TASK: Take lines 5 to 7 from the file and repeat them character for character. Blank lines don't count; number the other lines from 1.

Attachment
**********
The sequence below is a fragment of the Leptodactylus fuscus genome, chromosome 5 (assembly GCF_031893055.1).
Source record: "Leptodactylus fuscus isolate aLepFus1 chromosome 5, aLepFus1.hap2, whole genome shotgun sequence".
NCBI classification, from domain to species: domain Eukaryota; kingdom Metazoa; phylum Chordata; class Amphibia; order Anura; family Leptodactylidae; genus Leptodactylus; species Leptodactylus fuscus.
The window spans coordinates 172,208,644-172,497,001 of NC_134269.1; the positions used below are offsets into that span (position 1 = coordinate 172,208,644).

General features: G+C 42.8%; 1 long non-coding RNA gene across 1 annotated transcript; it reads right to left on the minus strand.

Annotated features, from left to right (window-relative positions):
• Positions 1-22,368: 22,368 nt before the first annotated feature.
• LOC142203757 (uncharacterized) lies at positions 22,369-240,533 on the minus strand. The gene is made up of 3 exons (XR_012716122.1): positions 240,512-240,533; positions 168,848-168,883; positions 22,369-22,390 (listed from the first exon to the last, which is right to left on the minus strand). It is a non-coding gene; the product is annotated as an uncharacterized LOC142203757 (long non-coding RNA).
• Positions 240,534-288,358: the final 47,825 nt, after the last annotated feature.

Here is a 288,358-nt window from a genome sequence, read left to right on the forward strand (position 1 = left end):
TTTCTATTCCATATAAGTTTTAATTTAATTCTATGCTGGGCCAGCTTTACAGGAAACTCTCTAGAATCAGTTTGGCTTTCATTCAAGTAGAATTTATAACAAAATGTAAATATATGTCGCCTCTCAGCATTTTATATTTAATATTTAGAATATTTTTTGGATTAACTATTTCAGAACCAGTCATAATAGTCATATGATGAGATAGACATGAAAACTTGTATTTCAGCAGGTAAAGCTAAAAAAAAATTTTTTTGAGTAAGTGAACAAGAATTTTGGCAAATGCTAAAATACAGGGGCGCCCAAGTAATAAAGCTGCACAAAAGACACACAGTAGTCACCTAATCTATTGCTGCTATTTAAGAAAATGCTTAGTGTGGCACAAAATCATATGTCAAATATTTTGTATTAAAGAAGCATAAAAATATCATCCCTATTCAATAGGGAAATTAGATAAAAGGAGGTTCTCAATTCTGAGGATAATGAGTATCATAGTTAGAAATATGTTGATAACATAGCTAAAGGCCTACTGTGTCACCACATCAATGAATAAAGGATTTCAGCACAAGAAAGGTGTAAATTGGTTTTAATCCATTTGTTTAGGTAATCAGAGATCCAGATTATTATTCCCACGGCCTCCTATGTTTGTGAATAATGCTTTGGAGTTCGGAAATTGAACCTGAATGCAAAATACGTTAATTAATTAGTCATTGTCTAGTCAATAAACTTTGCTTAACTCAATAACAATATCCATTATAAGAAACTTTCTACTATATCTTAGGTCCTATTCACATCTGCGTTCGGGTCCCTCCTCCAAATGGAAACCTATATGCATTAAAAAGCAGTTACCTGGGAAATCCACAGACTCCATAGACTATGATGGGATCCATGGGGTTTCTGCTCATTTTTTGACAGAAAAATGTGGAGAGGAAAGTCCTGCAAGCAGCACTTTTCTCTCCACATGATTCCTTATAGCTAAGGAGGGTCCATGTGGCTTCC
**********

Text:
General features: G+C 42.8%; 1 long non-coding RNA gene across 1 annotated transcript; it reads right to left on the minus strand.

Annotated features, from left to right (window-relative positions):
• Positions 1-22,368: 22,368 nt before the first annotated feature.